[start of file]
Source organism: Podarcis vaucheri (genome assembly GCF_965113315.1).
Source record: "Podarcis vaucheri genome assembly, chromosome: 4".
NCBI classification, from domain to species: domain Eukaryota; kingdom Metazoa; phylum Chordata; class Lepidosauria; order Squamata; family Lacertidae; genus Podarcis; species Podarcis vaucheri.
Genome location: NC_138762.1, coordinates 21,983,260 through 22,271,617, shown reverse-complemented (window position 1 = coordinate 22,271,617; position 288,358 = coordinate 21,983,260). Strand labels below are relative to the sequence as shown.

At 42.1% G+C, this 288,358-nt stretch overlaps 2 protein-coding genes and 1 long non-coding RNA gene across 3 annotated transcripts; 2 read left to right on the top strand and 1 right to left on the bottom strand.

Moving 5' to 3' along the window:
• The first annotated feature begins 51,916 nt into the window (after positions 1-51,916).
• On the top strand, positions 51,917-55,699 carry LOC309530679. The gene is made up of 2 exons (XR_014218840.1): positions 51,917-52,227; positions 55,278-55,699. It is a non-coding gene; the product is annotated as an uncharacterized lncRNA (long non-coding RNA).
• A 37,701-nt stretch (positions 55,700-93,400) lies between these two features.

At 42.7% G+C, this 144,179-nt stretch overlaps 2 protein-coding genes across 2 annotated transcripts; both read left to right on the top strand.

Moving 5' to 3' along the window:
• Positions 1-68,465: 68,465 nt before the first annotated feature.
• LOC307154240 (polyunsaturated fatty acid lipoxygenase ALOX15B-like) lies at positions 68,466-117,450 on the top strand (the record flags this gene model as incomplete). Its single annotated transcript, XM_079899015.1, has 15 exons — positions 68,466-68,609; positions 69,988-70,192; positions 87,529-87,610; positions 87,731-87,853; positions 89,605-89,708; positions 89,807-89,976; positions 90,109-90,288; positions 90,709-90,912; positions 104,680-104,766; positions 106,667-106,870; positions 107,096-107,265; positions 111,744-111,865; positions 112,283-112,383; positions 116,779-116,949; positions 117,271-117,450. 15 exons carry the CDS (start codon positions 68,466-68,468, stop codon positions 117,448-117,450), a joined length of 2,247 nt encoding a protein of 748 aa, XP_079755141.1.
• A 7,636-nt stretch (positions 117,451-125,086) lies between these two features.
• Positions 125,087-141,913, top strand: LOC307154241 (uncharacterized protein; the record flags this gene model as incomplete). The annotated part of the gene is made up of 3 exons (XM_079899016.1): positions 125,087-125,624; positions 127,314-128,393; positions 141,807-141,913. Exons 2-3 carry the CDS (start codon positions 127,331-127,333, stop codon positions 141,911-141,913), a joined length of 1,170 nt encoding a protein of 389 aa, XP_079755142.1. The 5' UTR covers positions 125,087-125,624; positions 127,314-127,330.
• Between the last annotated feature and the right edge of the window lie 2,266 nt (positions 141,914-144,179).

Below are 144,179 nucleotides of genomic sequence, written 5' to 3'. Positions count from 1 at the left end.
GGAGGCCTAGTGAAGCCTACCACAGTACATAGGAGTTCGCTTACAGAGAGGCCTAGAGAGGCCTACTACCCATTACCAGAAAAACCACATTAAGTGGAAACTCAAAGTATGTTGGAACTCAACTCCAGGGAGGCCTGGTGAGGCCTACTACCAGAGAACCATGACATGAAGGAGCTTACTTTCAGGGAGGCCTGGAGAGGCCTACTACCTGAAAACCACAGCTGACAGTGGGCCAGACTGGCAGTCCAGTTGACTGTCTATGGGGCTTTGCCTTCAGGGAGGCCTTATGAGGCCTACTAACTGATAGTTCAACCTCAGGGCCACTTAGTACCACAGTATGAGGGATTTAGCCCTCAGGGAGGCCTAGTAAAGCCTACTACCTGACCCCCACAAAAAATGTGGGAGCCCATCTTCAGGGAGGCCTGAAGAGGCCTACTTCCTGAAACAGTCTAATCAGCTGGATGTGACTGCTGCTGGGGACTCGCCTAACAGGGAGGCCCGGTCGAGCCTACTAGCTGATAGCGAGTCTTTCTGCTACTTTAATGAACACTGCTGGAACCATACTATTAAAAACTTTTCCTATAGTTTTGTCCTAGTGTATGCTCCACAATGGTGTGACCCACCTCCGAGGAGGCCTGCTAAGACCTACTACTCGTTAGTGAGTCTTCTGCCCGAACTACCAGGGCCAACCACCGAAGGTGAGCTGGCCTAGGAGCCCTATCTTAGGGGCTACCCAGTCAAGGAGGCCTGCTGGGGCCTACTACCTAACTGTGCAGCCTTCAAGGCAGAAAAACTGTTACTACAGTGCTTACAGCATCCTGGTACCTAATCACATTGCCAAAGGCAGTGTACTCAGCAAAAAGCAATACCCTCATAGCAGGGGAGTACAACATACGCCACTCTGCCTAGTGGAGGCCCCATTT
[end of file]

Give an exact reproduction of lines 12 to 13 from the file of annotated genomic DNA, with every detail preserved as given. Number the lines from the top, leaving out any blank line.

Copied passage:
• Positions 1-68,465: 68,465 nt before the first annotated feature.
• LOC307154240 (polyunsaturated fatty acid lipoxygenase ALOX15B-like) lies at positions 68,466-117,450 on the top strand (the record flags this gene model as incomplete). Its single annotated transcript, XM_079899015.1, has 15 exons — positions 68,466-68,609; positions 69,988-70,192; positions 87,529-87,610; positions 87,731-87,853; positions 89,605-89,708; positions 89,807-89,976; positions 90,109-90,288; positions 90,709-90,912; positions 104,680-104,766; positions 106,667-106,870; positions 107,096-107,265; positions 111,744-111,865; positions 112,283-112,383; positions 116,779-116,949; positions 117,271-117,450. 15 exons carry the CDS (start codon positions 68,466-68,468, stop codon positions 117,448-117,450), a joined length of 2,247 nt encoding a protein of 748 aa, XP_079755141.1.